Aliyu Bakama was born with sickle cell anaemia, and he still feels sad about losing his three siblings to the same disease.
But that’s not all. Bakama also went through the tough experience of losing his parents. His mom passed away in 2010, and his dad in 2012. This has been really hard for him.
Even with all these difficult times and the challenges of dealing with sickle cell anaemia, Bakama stayed strong and kept going in his education. He started in primary school in Potiskum Local Government Area of Nigeria’s Yobe State, where he grew up. In 2018, he graduated with a degree in Physics from the University of Maiduguri.
“I’m a survivor of sickle cell because I have been consistent with taking medications that alleviate the pains and symptoms and also living happily with my other four younger siblings, where I take care of all their responsibilities,” Bakama said.
Following his graduation from the university, Bakama and his friend Musa Malut Adam, who today both regard themselves as survivors of the disease, embarked on a mission to support victims of sickle cell disease by initiating the A5 Sickle Cell Support Initiative, a non-profit organisation dedicated to enhancing the lives of children with sickle cell disease by providing them with access to quality education.
“Being sickle cell survivors, we knew exactly what and how it feels for someone to live with the disease. So I love helping people, and it gives me satisfaction to take people out of agony and hardship. More especially patients with sickle cell disease and persons with disabilities,” Bakama admitted.
A study showed that Nigeria is the most sickle cell endemic country in sub-Saharan Africa, with between 2% and 3% of the total population affected.
Sickle cell disease had taught him so many lessons, including physical pains and stigmatisation coupled with the loss of loved ones, but Bakama has been a strong man who refused to let such circumstances bring him down.
“I was also faced with discrimination and stigmatisation amidst my contemporaries, and they often addressed me as “Smally” because I’m tiny in stature,” Bakama recounted.
Today, Bakama is a lecturer at the Federal College of Education, Technical, Gombe and married with a child. “It was a height many never expected me to reach as a victim and survivor of sickle cell disease,” he noted.
Educating children with sickle cell disease
Relying on self-funding and online fundraising campaigns, Bakama and his team have initiated a project with a focus on providing educational opportunities for individuals affected by sickle cell anaemia. They believe that their community discriminates against these individuals, especially in the realm of education.
According to Bakama, there is a prevalent myth that those with sickle cell anaemia cannot succeed in life. Additionally, many parents of these children are financially strained due to the nature of the disease, frequent hospital bills, and medication expenses. As a result, these individuals require support to stabilise their living standards and pursue education.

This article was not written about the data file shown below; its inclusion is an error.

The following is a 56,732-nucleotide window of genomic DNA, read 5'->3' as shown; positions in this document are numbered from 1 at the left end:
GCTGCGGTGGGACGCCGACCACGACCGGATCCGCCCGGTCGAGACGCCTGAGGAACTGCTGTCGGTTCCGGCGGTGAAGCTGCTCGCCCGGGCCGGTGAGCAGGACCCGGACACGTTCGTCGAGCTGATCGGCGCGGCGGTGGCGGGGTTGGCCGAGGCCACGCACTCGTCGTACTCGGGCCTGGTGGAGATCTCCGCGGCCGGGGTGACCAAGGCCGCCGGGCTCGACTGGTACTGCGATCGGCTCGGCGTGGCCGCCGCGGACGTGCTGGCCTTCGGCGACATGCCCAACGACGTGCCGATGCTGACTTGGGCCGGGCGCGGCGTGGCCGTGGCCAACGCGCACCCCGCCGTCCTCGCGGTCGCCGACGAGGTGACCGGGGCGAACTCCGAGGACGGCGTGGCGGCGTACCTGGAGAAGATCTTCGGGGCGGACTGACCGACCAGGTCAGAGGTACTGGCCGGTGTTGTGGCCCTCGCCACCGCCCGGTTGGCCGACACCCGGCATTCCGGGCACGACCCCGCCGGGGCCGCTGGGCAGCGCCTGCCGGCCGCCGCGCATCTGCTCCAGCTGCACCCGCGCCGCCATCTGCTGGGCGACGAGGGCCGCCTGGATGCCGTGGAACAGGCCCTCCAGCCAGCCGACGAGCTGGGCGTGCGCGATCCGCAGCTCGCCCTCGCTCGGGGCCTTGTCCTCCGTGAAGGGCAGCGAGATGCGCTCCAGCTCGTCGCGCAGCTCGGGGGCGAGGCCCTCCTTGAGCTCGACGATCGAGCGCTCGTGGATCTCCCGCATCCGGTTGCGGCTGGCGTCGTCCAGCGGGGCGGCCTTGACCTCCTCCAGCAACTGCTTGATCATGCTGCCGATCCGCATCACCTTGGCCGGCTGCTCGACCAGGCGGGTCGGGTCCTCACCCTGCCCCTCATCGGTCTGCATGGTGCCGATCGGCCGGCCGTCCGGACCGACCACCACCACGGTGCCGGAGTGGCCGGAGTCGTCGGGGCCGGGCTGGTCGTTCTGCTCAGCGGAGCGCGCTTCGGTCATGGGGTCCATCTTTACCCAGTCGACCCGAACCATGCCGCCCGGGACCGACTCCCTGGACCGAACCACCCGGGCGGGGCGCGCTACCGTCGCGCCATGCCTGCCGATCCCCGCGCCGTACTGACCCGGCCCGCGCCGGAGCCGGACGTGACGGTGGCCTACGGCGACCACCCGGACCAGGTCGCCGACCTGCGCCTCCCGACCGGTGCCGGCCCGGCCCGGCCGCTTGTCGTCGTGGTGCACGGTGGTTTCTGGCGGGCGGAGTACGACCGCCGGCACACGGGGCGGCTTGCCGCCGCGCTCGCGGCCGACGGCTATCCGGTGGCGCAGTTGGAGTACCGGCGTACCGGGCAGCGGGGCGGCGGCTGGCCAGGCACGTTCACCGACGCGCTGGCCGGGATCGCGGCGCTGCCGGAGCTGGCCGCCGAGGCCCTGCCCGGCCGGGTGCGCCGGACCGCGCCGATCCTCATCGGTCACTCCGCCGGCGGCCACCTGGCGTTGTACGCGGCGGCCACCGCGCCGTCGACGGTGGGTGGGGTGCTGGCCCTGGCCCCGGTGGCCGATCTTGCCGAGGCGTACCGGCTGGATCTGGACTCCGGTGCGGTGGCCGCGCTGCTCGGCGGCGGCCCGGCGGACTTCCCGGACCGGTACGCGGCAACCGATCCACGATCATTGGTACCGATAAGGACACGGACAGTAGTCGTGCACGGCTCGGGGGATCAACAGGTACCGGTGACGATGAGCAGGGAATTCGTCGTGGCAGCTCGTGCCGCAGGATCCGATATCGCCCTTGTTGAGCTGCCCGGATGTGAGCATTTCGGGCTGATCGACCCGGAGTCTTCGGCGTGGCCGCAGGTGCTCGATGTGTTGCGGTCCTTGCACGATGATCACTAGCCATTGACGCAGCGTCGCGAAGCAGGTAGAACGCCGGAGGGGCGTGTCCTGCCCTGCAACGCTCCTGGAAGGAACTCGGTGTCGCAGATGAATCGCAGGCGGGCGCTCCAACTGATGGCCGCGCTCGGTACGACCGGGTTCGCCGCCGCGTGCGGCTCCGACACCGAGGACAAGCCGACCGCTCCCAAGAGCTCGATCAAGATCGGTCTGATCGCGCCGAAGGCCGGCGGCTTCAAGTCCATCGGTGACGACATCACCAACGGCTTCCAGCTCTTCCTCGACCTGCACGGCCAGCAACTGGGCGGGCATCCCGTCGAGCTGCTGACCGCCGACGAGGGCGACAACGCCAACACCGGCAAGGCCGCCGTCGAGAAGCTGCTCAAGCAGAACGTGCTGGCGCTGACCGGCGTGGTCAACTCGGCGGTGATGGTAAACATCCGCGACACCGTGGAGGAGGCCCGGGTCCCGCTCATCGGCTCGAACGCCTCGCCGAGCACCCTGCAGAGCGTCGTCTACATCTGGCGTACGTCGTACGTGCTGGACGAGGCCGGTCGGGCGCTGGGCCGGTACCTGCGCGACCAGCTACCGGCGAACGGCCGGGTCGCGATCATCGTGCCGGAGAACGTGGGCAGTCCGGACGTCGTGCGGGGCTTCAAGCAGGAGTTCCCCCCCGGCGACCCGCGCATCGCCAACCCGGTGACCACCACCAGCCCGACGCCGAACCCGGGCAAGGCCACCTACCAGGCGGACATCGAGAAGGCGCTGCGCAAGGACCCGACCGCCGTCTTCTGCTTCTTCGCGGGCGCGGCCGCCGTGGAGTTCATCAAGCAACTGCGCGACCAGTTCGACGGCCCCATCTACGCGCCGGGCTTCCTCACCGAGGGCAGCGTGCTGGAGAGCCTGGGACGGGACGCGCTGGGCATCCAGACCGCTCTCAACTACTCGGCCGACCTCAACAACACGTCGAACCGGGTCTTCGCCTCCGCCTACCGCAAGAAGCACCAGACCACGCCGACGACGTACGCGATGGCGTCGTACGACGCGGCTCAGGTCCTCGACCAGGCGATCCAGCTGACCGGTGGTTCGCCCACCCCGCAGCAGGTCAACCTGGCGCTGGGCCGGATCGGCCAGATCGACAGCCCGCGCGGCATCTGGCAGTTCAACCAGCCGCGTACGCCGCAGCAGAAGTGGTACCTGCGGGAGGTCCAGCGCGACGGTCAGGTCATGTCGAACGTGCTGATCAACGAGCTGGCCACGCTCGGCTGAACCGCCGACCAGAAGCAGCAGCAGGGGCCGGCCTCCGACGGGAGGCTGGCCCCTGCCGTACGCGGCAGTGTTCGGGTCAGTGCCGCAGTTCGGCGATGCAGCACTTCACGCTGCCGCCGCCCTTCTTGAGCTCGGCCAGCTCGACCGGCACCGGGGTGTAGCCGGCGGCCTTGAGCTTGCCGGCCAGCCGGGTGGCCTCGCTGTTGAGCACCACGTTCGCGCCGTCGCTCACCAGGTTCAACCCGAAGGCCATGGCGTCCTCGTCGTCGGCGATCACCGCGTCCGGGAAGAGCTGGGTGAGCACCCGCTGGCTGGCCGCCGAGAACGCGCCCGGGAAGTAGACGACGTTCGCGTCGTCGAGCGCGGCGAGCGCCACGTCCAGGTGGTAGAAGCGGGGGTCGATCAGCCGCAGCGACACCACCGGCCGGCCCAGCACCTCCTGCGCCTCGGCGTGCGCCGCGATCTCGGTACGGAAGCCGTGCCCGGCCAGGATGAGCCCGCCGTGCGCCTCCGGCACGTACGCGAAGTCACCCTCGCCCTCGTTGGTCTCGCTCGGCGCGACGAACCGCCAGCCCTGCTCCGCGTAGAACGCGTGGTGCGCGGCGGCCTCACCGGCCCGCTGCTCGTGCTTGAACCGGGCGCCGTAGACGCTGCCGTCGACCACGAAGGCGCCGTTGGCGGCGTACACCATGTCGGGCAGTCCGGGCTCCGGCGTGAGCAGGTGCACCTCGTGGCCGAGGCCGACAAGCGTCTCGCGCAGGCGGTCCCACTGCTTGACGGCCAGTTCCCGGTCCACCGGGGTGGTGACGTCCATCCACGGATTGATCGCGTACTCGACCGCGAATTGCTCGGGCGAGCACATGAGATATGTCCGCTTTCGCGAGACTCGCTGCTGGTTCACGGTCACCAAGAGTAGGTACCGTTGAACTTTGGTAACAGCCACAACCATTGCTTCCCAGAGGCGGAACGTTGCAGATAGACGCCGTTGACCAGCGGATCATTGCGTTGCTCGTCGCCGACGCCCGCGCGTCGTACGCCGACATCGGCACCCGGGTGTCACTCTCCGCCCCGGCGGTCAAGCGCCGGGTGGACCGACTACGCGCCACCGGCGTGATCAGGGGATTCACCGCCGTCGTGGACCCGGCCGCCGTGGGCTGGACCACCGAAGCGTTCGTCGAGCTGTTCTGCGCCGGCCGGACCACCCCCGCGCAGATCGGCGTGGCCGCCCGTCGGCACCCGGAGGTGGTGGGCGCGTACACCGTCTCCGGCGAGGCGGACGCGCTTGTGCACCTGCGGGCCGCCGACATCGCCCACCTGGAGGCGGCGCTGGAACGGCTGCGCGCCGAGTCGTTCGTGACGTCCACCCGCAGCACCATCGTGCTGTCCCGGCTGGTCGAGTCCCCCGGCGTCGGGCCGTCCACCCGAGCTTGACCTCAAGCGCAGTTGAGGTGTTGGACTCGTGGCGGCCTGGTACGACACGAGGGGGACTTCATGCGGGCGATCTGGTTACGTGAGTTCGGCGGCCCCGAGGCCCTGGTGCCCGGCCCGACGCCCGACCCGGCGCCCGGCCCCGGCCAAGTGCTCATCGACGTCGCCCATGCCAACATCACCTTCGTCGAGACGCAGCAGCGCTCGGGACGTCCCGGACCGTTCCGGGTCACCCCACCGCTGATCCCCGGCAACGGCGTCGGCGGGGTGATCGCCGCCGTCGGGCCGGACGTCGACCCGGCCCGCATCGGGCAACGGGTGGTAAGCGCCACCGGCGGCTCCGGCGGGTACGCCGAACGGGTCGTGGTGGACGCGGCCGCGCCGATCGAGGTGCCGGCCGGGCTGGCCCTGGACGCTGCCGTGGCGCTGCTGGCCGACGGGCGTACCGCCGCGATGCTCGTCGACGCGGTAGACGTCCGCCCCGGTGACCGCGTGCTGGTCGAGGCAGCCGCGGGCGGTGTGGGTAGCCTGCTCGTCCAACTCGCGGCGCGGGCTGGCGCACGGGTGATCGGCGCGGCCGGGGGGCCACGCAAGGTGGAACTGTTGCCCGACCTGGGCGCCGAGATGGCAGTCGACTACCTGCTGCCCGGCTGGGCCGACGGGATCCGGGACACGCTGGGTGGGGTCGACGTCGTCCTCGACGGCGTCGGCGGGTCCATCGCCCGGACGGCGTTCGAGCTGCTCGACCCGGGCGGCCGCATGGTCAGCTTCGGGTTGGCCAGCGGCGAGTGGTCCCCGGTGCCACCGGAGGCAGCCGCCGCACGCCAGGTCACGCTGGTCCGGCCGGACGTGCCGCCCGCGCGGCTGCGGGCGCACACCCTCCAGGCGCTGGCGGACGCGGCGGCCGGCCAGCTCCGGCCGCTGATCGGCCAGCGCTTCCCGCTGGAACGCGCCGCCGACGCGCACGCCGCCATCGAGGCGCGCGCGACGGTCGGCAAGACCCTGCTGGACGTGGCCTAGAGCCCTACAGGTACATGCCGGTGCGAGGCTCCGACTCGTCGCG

The project, operating in Potiskum, has significantly impacted victims and survivors of sickle cell anaemia by addressing issues of discrimination and stigma. It serves as a platform that grants these children the right to access education, regardless of their health condition.
While the project continues to facilitate the enrollment of children in primary schools throughout Potiskum, it has already enabled seven pupils to attend school consistently without facing discrimination.
The hope restored
Fatima Usman Zamani is a mother of two children, Adamu and Hauwa, who were born with sickle cell anaemia, and with efforts from the initiative, her children are enrolled at Mai Adiko Primary School Potiskum.
“Since these children were born, I have been struggling with getting them medications, which was why I couldn’t afford to enrol them in school. But with this opportunity, I hope they will get to access education like other children,” Usman told Prime Progress.
There is also Aisha Sa’idu, a mother of triplets Hassan, Hussaini, and Abdulhamid, who were all born with sickle cell anaemia.
Sa’idu was also struggling with getting her children’s medications when she got in contact with the initiative in one of their community outreaches, and through their help, she enrolled Hassan and Hussaini at Arikime Primary School Potiskum.
“I’m happy about this intervention and still hoping that Abdulhamid will also get enrolled someday,” Sa’idu expressed.
Despite the positive testimonies, the initiative faces challenges, primarily a shortage of sufficient funding and collaborations to expand its projects beyond Potiskum. Nevertheless, Bakama has a plan in place.
“I want to take the organisation to international standard and leave behind a legacy for the existing and upcoming generation, and also make it keep running non-stop even when I’m not there,” he concluded.